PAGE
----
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Unheralded $1B ETFs? They're Out There

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These ETFs have $1 billion or more in assets but still are flying under the radar.

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Right or wrong, it is often said that the $100 million watermark validates an ETF's existence and ensures that fund will not be subject to sudden extinction.

There is no empirical evidence to suggest that ETFs that are short on assets also fall short when it comes to performance. In fact, with so much attention being paid to just a handful of the largest funds, it is quite possible for an ETF to amass $100 million in AUM and go unnoticed.

But $1 billion in AUM should be another story, right? Many investors might be apt to say, "Surely all of the $1 billion ETFs are popular and garnering plenty of press." Not exactly. It is possible for an ETF to have just under or well over $1 billion in AUM and fly under the radar. The following research proves the point.

ProShares Short S&P500 (SH): The S&P 500 has been grinding higher over the past few days, but apparently, some folks have not bought into the pseudo-rally. Either that or some are using the ProShares Short S&P500 as a hedging instrument on other long positions. The bottom line is this inverse product had over $1.8 billion in AUM as of July 19, according to ProShares data. The double-leveraged ProShares UltraShort S&P500 (SDS) also has north of $1.8 billion in AUM.

iShares MSCI ACWI Index Fund (ACWI): The iShares MSCI ACWI Index Fund really does not garner a lot of attention considering it is home to almost $2.7 billion in AUM and nearly 1,330 stocks. ACWI stands for "All Country World Index," but the U.S. dominates this ETF with an allocation of 47.1 percent. The U.K. is next at 8.3 percentage.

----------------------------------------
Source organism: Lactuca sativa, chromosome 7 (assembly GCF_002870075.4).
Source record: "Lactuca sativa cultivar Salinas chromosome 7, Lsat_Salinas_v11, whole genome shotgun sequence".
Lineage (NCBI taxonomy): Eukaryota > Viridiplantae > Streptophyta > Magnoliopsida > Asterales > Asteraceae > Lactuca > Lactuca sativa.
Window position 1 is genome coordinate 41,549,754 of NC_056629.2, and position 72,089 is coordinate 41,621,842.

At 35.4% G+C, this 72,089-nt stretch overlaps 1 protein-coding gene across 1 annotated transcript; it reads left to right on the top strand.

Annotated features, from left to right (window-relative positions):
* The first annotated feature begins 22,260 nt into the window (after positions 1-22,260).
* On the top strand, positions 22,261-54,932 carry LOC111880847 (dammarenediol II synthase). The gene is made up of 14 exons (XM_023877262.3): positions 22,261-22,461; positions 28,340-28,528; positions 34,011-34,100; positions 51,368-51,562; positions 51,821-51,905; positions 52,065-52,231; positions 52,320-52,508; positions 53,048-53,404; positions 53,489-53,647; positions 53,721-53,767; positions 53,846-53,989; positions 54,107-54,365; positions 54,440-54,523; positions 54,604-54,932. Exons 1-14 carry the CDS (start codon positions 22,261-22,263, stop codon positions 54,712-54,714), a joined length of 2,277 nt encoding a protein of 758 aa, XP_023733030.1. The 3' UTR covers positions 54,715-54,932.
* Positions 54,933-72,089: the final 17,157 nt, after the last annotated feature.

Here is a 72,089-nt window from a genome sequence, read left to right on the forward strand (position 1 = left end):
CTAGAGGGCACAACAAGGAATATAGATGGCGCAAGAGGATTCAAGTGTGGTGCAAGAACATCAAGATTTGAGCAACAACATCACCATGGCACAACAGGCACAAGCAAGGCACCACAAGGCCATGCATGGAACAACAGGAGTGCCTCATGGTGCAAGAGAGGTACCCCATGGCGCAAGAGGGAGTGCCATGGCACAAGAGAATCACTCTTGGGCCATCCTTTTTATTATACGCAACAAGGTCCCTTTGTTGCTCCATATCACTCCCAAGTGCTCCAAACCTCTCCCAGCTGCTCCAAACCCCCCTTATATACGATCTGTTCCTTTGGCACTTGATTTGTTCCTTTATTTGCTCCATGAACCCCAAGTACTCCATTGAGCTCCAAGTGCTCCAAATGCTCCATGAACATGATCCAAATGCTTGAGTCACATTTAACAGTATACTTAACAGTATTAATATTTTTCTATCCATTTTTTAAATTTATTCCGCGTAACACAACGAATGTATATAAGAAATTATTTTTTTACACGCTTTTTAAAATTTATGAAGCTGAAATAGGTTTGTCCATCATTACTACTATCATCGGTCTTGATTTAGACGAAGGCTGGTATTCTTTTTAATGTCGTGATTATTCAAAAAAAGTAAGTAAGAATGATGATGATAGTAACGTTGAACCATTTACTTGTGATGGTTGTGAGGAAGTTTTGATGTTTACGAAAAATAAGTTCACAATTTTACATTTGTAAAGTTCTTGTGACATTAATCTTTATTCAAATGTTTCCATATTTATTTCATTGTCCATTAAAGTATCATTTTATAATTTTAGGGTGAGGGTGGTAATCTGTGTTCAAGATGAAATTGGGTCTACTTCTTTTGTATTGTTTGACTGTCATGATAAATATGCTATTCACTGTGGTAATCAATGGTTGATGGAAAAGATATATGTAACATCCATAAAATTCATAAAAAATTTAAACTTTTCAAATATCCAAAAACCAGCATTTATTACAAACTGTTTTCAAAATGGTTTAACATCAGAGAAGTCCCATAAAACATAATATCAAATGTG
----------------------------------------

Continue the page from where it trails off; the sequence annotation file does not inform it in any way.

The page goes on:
ACWI does present the opportunity for an interesting trivia question, that being "What is the only non-U.S. company found among the ETF's top-10 holdings?" Answer: Switzerland-based Nestle (NSRGY), the world's largest food company.

PowerShares Fundamental High Yield Corporate Bond ETF (PHB): Two funds, the $15.1 billion iShares iBoxx $ High Yield Corporate Bond Fund (HYG) and the $10.9 billion SPDR Barclays Capital High Yield Bond ETF (JNK) control the high-yield bond ETF debate.

To that end, it is not surprising that the PowerShares Fundamental High Yield Corporate Bond ETF, which has just under $1 billion in AUM, occasionally falls through the cracks. That should not be the case because over the past six months, PHB has slightly outperformed its two larger rivals.

SPDR Barclays Capital Short Term Corporate Bond ETF (SCPB): The SPDR Barclays Capital Short Term Corporate Bond ETF is a quiet $1.1 billion ETF with a few advantages. First, it is cheap with an expense ratio of just over 0.12 percent. Second, a modified adjusted duration of just 1.9 years means the fund is not heavily exposed to rising interest rates. Third, SCPB's 1.63 percent dividend yield is not great, but it is a little better than what investors would get with 10-year Treasuries.


Editor's Note: This content was originally published on Benzinga.com by The ETF Professor.

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No positions in stocks mentioned.

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